Wednesday, January 13, 2016

Angels in Supernatural Fiction by Dorothy Scarborough 1917


Angels in Supernatural Fiction by Dorothy Scarborough 1917

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H. G. Wells, in A Wonderful Visit...draws an angel down and lets him tell the citizens of the earth of the land he comes from. I make no attempt in this discussion to decide concerning the personality of angels, whether they are the spirits of the just made perfect or pre-Adamite creatures that never were and never could be man. For the present purpose, they are simply angels. This book of Wells's is an example of the satiric treatment of heaven and earth that constitutes a special point of importance in the modern supernaturalism. It is a social satire, and a burlesque on the formal and insincere manifestations of religion. A vicar takes a pot shot at what he supposes is a rare bird, seeing a rainbow flash in the sky,-but instead, an angel comes tumbling down with a broken wing. This thrusts him upon the vicar as a guest for some time, and introduces complications in the village life. The parishioners do not believe in angels save in stained glass windows or in church on Sunday, and they make life difficult for the vicar and his guest. The angel shows a human sense of humor, that quaint philosophy of the incongruous which is the basis of all true humor, and his naive comments on earthly conventions, his smiling wonder at the popular misconceptions in regard to his heaven-to which he is surprised to learn that mortals are thought to go, since he says he has never seen any there-make him a lovable character. But village custom compels him to fold his shining wings under a coat till he looks like a hunch-back, put boots on so that he "has hoofs like a hippogrif," as he plaintively says to the vicar, and he finds conformity to convention a painful process. The novel ends sadly, symbolizing the world's stupid harshness, for the angel is sent away from the village as unworthy to live among the people, and his heart is almost broken.

The same type of humor and satire may be found in James Stephens's The Demi-Gods, and in Anatole France's, The Revolt of the Angels. Stephens's novel contains an insert of a short story of heaven previously published, which depicts a preliminary skirmish in heaven over a coin a corpse has had left in his hand and has taken to eternity with him. In each novel several angels come tumbling down from heaven and take up earthly life as they find it, engaging in affairs not considered angelic. Stephens, in addition to the two fighting celestials, gives us an archangel, a seraph, and a cherub. There is in both stories a certain embarrassment over clothes, the fallen ones arriving in a state of nudity. The necessity for donning earthly garments, the removal of the wings, and the adaptation to human life furnish complication and interest, with the added feminine element, though Stephens's novel is not marred by the unclean imaginings of Anatole France.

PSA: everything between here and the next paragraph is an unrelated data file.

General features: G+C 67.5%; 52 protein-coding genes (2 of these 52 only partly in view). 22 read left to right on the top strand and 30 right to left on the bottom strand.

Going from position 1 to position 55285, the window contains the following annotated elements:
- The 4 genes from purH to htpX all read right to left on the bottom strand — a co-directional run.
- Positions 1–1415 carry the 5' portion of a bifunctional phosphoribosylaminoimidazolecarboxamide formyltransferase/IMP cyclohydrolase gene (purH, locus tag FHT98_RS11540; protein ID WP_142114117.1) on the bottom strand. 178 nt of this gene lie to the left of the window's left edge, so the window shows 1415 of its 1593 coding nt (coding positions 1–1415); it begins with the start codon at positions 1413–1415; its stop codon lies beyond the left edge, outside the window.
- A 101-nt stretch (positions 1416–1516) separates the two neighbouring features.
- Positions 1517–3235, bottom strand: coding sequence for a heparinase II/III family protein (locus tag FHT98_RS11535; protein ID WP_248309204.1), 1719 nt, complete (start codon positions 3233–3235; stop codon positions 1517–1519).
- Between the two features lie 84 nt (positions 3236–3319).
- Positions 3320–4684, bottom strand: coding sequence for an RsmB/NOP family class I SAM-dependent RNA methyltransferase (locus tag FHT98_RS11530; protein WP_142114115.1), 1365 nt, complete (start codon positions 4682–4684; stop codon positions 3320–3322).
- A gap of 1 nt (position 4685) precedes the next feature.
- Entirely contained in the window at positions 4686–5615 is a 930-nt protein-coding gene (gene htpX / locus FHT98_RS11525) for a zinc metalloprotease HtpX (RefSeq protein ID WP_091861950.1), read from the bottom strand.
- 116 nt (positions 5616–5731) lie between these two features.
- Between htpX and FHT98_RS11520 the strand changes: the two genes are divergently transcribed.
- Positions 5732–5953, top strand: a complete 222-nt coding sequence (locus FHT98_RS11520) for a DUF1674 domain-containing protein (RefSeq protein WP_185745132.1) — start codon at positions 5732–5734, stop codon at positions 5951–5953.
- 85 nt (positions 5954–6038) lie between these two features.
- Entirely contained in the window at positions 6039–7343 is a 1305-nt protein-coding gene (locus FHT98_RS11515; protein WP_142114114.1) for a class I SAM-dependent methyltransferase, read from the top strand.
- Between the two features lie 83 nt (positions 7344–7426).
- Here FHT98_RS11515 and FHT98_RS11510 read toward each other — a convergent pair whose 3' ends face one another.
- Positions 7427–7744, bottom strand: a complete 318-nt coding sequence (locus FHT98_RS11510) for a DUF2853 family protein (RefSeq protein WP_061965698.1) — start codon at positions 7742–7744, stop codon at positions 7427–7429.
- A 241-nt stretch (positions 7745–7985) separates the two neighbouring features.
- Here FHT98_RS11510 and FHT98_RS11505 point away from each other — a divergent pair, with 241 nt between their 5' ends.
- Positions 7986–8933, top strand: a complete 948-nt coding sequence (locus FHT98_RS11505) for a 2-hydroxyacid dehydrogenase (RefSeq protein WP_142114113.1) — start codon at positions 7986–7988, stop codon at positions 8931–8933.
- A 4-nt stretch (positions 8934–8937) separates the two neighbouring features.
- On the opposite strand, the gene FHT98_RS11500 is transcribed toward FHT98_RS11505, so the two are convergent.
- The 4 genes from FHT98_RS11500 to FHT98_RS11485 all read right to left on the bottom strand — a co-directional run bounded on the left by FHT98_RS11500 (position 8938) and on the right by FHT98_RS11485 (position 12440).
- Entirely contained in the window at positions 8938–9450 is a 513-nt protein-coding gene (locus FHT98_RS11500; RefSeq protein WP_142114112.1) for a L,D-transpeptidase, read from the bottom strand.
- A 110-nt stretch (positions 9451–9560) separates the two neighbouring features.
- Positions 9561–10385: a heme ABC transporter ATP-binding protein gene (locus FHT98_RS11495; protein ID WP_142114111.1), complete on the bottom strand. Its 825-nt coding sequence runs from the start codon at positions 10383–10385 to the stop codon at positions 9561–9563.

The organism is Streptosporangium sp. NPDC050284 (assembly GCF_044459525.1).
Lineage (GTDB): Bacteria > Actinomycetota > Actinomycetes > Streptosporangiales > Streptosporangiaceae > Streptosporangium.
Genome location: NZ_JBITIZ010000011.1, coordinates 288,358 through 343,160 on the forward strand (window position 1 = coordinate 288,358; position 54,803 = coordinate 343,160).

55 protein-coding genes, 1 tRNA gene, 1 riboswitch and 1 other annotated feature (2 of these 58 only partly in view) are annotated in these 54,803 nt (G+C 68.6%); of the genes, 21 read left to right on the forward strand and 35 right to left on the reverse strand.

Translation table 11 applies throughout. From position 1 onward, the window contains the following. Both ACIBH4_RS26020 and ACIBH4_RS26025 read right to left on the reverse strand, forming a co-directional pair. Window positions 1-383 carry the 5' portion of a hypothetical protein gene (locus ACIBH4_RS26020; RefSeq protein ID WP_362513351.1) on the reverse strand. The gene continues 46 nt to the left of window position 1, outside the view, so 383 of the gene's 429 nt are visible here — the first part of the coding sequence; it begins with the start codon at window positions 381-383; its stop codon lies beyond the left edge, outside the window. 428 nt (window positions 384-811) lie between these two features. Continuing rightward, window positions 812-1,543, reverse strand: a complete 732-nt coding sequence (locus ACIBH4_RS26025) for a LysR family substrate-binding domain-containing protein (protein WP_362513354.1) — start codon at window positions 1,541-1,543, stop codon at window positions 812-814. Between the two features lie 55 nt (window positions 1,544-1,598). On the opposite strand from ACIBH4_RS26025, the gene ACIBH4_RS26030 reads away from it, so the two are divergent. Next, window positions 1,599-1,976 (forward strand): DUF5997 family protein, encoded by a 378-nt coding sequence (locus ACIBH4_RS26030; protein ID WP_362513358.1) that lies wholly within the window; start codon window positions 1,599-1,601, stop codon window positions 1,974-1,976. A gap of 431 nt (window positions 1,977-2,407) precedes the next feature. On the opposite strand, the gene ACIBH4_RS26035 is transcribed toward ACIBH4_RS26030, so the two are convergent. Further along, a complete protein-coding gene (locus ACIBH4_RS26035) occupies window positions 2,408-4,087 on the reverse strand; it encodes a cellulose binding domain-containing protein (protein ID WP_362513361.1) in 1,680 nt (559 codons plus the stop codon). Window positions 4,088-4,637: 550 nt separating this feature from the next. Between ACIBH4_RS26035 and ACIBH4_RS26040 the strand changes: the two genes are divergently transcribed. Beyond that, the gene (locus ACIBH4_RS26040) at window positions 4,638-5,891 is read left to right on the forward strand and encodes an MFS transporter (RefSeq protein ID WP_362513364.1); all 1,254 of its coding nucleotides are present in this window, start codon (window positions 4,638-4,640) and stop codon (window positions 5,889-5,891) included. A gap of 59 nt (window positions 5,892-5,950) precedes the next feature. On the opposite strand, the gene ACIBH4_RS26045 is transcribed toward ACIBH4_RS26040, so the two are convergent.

The revolters in the French novel take up Parisian life, while Stephens's angelic trio join an itinerant tinker and his daughter who are journeying aimlessly about, accompanied by a cart and a sad-eyed philosopher, an ass. They engage in activities and joys not conventionally archangelic, such as smoking corn-cob pipes, eating cold potatoes, and, when necessary, stealing the potatoes. The contrasts between heavenly ideas and Irish tramp life are inimitable. At last when the three, having decided to go back to heaven, don their wings and crowns and say good-bye, the cherub turns back for one more word of farewell with Mary. Seeing her tears over his going, he tears his shining wings to shreds and casts them from him, electing to stay on earth with the tinker's cart, for the sake of love. It is really quite a demi-god-like thing to do.